Movie Review

Trying to put together the pieces

Kelly Macdonald and Irrfan Khan star in “Puzzle.”
Linda Kallerus/Sony
Kelly Macdonald and Irrfan Khan star in “Puzzle.”

If you’re like us, a thousand jumbled jigsaw pieces would be cause to beat your head against whatever table holds that maddening little mess. For Kelly Macdonald’s mousy housewife in “Puzzle,” it’s not only a readily managed challenge, but also her ticket to self-awakening and forever-deferred personal fulfillment.

The indie drama’s aptly metaphorical goings-on have real warmth, and get an added boost from charming performances by Macdonald and Irrfan Khan (“Life of Pi”) as her impishly soulful puzzle-solving partner. Still, producer-turned-director Marc Turtletaub (“Loving”) would deliver a more fully realized character study if the film, adapted from the 2009 Argentine import “Rompecabezas,” didn’t lapse into melancholy caricature so often. Macdonald’s anachronistic home life isn’t quite enough to prompt further head-beating, but it’s a distraction from some nicely turned yearning and heartache.

It seems we’ve time-traveled back several decades when we first meet Agnes (MacDonald), between her name and her fashion-backward ’40s-style party dress. Then there’s the dutiful way she caters to Louie (David Denman, “The Office”), her well-meaning but lunkheaded auto-mechanic husband. You’d hardly know that the birthday celebration keeping her hopping is, in fact, her own.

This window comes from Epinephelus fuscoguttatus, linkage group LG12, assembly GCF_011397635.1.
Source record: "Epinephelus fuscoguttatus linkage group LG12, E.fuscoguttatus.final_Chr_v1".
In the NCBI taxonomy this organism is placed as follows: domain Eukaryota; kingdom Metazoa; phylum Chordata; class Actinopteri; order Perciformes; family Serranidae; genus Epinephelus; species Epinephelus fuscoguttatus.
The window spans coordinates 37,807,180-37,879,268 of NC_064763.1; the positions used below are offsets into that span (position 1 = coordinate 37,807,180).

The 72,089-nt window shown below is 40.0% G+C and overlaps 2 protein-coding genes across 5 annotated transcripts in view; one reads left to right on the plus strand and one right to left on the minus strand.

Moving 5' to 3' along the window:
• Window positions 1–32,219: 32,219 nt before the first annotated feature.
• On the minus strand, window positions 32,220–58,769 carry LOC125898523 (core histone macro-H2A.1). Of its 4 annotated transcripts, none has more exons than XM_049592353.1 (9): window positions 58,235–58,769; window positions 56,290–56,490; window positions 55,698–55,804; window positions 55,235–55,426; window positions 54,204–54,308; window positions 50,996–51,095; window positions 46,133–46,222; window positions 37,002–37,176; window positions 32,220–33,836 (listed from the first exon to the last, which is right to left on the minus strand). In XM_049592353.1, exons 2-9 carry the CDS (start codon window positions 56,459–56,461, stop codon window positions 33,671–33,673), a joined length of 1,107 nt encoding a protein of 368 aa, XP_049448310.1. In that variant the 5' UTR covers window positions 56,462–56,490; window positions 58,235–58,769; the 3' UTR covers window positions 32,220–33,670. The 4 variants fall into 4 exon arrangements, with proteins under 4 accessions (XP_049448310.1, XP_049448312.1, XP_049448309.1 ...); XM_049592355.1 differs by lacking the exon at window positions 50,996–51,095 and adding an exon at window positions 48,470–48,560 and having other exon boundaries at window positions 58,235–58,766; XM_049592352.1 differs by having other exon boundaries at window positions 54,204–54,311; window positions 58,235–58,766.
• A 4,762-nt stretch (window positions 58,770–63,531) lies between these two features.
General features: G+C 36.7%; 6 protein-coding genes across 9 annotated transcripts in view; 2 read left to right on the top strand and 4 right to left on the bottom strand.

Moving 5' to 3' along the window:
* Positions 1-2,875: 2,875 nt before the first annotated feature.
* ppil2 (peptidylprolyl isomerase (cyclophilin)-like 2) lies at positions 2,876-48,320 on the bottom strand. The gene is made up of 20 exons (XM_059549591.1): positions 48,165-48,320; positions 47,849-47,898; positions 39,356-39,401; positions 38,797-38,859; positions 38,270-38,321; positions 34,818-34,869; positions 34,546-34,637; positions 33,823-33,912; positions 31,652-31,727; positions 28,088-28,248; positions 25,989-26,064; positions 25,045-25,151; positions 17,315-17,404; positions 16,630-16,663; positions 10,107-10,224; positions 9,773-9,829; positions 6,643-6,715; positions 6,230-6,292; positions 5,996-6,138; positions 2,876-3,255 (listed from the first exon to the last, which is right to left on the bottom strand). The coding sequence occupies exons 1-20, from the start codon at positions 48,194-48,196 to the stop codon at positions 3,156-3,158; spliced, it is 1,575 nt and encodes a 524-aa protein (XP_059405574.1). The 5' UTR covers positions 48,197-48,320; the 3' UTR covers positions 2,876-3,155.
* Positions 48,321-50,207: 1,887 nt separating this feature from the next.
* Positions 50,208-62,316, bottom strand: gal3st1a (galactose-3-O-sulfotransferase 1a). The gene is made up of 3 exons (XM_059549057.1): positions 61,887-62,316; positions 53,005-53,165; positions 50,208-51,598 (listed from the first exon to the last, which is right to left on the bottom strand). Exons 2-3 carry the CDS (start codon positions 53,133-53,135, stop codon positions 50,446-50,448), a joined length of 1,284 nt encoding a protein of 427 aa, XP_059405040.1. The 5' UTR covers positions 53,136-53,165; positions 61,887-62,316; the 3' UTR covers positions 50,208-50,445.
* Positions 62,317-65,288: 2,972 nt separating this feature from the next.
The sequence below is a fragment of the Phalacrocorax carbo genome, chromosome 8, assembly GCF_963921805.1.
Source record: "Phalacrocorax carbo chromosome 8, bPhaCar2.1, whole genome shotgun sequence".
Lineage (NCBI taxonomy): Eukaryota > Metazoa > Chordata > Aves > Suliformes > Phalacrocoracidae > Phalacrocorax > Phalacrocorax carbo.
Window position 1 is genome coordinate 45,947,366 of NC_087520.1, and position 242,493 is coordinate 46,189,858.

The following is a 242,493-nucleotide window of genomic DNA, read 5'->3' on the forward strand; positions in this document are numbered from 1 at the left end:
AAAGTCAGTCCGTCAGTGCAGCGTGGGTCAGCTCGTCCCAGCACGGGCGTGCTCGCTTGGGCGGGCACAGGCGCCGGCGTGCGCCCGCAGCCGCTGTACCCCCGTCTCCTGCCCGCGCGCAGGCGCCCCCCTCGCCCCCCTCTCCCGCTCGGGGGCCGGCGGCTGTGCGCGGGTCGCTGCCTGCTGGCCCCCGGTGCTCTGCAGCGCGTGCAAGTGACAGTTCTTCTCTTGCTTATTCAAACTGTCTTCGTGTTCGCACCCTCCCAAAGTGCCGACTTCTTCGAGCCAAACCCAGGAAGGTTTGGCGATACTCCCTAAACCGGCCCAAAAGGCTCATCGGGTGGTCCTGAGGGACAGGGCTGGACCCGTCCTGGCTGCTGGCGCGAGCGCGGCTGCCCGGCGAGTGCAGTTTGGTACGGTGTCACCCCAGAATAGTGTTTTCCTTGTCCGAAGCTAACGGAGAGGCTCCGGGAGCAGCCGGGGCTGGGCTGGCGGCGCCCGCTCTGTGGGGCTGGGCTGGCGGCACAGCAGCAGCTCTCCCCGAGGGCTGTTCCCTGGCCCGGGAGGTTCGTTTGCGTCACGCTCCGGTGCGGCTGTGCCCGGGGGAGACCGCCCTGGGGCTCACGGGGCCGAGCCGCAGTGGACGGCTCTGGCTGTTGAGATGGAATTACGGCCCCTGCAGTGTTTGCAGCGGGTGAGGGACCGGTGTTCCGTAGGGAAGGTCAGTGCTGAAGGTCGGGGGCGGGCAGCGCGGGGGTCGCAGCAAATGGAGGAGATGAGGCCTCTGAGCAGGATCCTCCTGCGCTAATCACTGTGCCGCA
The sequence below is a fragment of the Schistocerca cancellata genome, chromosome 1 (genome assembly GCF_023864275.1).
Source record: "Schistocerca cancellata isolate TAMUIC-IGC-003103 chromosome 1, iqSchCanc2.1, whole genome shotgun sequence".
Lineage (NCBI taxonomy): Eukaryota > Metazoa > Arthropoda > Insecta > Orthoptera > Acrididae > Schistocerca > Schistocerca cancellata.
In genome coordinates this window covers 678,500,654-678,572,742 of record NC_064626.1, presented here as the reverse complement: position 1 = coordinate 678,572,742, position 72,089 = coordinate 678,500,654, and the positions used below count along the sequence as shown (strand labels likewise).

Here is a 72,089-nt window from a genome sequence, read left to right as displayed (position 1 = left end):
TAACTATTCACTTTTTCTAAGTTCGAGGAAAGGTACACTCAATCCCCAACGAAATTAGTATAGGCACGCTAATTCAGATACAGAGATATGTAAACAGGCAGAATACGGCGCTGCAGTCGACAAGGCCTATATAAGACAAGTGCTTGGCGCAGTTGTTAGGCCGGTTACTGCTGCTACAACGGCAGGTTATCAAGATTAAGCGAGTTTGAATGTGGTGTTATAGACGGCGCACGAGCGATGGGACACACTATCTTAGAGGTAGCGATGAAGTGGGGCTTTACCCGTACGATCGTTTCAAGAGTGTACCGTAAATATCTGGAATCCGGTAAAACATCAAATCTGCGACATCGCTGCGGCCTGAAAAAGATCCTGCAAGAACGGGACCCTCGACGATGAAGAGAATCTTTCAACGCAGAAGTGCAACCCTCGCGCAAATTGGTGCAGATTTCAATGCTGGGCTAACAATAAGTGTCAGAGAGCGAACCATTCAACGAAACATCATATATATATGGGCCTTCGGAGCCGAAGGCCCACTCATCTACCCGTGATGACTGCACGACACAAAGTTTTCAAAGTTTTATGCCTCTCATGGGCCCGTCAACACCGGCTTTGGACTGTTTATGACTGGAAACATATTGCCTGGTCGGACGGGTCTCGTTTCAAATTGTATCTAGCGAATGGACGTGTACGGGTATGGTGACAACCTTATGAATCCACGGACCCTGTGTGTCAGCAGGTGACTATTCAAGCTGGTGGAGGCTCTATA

During a moment of post-party quiet, Agnes decides on a whim to try out the daunting jigsaw puzzle someone gave her — and to her surprise, she discovers that she’s got a pretty phenomenal knack. Hungry for more, she takes the big, bold step of hopping a commuter train to a Manhattan specialty shop, where she catches a tantalizing glimpse of puzzle culture — and a flier from one wiz seeking a competition partner. (True to scripted form, out-of-touch Agnes would never think to try searching online. Or, you know, in the toy aisle at Target.)

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Enter handbill poster Robert (Khan), an inventor whiling away his days in the luxe brownstone that a lucky patent bought. Whimsically inquisitive and also just a little sad, he senses a kindred spirit in Agnes, one even more enigmatic than his own. He’s keen to open up her sheltered world, and she’s in a place where there’s endearingly understandable motivation to take him up on it — like Macdonald’s “Boardwalk Empire” sympathy case drawn down a somewhat less dicey life path.

The drama this stirs up back home in the ’burbs with Louie and the couple’s two sons (Bubba Weiler, Austin Abrams) is again the stuff of time capsules, leaving us as anxious as Agnes for her next getaway. Why can’t the film maintain its subtler shadings throughout? It’s a puzzle.


Directed by Marc Turtletaub. Written by Owen Moverman and Polly Mann. Starring Kelly Macdonald, Irrfan Khan, David Denman. Boston Common, Kendall Square, West Newton. 102 minutes. R (language).

Tom Russo can be reached